theorems and corollaries contrived in the kitchen
I certainly expected to come away from the trip to Tahoma Zen monastery last week with a more solid sense of my own functioning and values. But what I did not expect from a routine centered around greater silence and personal reflection was an overwhelming gratitude for community. Collective puffy-eyed earlymornings and sniggering at resounding stomach gurgles during zazen combined with discussions about the parts of our lives that are just really confusing yet driving made me feel so… connected. And I suppose that is much of the point of Zen. Behind the obscuring wall that is our sense of ego and subjectivity is our true and equal place in the network of living and non-living things. Even as an unwavering introvert, it is when I see and feel a part of my community (nature, friends, town, country) that I truly feel like I am thriving.
Within that community at the monastery, though, I received a grudging reminder that the eating disorder recovery process is still present and a daily challenge even in unexpected places. Excited to contribute to the cook crew for one day, I seized a head chef role to show my enthusiasm for our time at Tahoma through a gorgeous and delicious meal. Dancing around the kitchen with my new friends for hours, I made two long braided whole wheat loaves of bread topped with black sesame seeds and a large batch of rice paper-wrapped spring rolls. The spring rolls were stuffed with colorful vegetables and tofu, arranged neatly on trays sprinkled with sesame seeds. Two sauces, a peanut and a ginger tamari sauce, accompanied the rolls. It was an absolute blast to prepare the meal! And yet, after the food was eaten and cleaned up, I noted dejectedly that it wasn’t just the joy of sharing the meal and cooking with friends that drove my kitchen dance. Those few days away from my own kitchen made me antsy, and I felt a driving need for restored control of my food. That is my biggest weakness in my still-healing relationship with food. I do not want to feel like my every meal needs to have come from my own hands and head. Sometimes I just want to be fed, to be nourished and taken care of by someone else. The trust will come. But, as I have been reminded of throughout this journey, recovery is a life-long road.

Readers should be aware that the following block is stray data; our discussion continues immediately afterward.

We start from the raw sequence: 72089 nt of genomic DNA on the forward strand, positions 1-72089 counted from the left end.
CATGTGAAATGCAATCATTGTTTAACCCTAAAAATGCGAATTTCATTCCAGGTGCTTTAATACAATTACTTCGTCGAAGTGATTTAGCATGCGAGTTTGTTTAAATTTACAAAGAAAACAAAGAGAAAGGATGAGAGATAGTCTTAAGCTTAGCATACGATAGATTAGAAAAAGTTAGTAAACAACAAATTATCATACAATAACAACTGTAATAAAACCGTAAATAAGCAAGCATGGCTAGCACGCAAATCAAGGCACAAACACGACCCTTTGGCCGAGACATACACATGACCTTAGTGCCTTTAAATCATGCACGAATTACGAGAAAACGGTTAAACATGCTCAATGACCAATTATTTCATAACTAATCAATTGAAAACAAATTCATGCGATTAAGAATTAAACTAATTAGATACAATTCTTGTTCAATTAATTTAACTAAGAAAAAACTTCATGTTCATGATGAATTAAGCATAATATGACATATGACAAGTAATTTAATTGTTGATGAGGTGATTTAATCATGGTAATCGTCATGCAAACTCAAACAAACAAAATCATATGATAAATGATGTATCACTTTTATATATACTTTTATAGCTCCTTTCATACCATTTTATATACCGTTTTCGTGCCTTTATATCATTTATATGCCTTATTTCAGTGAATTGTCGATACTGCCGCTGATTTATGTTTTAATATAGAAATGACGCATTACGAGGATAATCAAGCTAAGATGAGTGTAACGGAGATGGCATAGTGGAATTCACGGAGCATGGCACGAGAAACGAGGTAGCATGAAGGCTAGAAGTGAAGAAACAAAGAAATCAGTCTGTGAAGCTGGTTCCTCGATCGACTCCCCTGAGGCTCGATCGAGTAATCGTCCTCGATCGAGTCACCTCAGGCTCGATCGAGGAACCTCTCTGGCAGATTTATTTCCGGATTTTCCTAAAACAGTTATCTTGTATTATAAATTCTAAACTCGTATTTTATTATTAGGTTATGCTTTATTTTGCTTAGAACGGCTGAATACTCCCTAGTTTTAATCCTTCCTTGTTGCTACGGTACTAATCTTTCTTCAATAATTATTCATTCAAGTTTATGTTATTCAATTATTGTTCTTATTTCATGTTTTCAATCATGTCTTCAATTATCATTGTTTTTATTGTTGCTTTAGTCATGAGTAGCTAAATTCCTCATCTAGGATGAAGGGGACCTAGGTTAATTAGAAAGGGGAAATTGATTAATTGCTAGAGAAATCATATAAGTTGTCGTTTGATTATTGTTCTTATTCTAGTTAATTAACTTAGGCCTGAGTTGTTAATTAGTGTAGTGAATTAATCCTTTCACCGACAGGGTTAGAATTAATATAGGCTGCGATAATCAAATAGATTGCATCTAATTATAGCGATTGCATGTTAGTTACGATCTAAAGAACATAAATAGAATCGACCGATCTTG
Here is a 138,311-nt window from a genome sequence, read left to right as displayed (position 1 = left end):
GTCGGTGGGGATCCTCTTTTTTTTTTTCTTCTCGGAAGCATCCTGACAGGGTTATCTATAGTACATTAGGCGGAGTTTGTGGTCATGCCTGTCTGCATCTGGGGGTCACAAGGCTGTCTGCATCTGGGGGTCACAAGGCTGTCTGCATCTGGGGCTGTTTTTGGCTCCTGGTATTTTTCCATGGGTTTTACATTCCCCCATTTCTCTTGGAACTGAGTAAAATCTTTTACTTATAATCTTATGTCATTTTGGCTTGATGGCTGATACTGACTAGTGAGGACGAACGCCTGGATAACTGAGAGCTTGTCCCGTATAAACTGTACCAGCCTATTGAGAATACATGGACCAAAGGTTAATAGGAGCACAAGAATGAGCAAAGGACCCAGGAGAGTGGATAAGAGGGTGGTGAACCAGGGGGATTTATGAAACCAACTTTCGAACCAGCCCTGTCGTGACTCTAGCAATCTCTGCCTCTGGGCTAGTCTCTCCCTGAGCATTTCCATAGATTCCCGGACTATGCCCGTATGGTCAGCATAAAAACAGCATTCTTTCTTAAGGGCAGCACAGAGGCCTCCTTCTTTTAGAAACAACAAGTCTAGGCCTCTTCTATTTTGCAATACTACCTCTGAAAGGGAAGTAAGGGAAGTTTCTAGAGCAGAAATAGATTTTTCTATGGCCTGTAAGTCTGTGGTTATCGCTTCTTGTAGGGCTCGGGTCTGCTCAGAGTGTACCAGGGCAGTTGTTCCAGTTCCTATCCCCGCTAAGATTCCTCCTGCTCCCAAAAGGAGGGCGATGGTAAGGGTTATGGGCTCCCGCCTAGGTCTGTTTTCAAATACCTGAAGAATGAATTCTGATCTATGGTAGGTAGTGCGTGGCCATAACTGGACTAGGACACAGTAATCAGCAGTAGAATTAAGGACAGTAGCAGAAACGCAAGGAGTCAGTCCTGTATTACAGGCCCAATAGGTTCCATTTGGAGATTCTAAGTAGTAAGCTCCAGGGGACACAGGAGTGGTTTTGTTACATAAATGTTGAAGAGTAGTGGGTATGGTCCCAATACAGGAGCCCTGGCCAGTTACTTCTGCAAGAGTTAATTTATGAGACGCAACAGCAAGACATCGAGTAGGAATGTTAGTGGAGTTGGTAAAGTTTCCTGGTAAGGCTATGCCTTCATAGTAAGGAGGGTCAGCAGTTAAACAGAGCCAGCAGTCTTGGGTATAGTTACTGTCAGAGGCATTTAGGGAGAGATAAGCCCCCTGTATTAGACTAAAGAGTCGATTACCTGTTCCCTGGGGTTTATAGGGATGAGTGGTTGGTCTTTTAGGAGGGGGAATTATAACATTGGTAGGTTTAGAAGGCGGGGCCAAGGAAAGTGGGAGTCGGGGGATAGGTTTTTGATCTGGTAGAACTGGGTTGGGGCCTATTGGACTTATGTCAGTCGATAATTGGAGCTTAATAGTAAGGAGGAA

On that note, a dessert of serenity seems appropriate! I drank so much tea at the monastery that I felt as if my bones were infused with herbs. A gardener who visited also told me about a great tea combination of carob powder, oat straws, and nettles that is great for the digestion. Ahem, it certainly was!
A dairy-free, nutritious, all-around rockstar ice cream with a subtle green tea flavor. I used jasmine tea, which I highly recommend. An ice cream maker is not necessary, although it makes for the best texture.
1 c raw cashews, soaked overnight
2-3 bags green tea of choice, or 1-1½ tbsp loose leaf green tea*
1⅓ c milk of choice
2 tbsp liquid sweetener of choice (agave, honey, etc.)
2 tbsp other sweetener, or ½ tbsp stevia
¼ tsp vanilla extract
Optional: 1 tsp hemp powder
Optional: juiced spinach, for color
*If you are feeling adventurous, add some of the tea leaves to the ice cream mixture before blending for some extra kick.
Heat the milk until it is simmering hot and steep the tea in it for about 10-15 minutes. Jasmine tea really makes this recipe divine. Add the remaining ingredients and blend in a high speed blender until completely smooth. At this point if you have an ice cream machine, proceed according to the manufacturer’s instructions. If not, an empty quart-size yogurt container works wonderfully. Pour the cashew blend into the container and place in the freezer. Stir about every two hours or so, particularly after 4-6 hours when the ice cream reaches soft-serve consistency. Serve with a smile!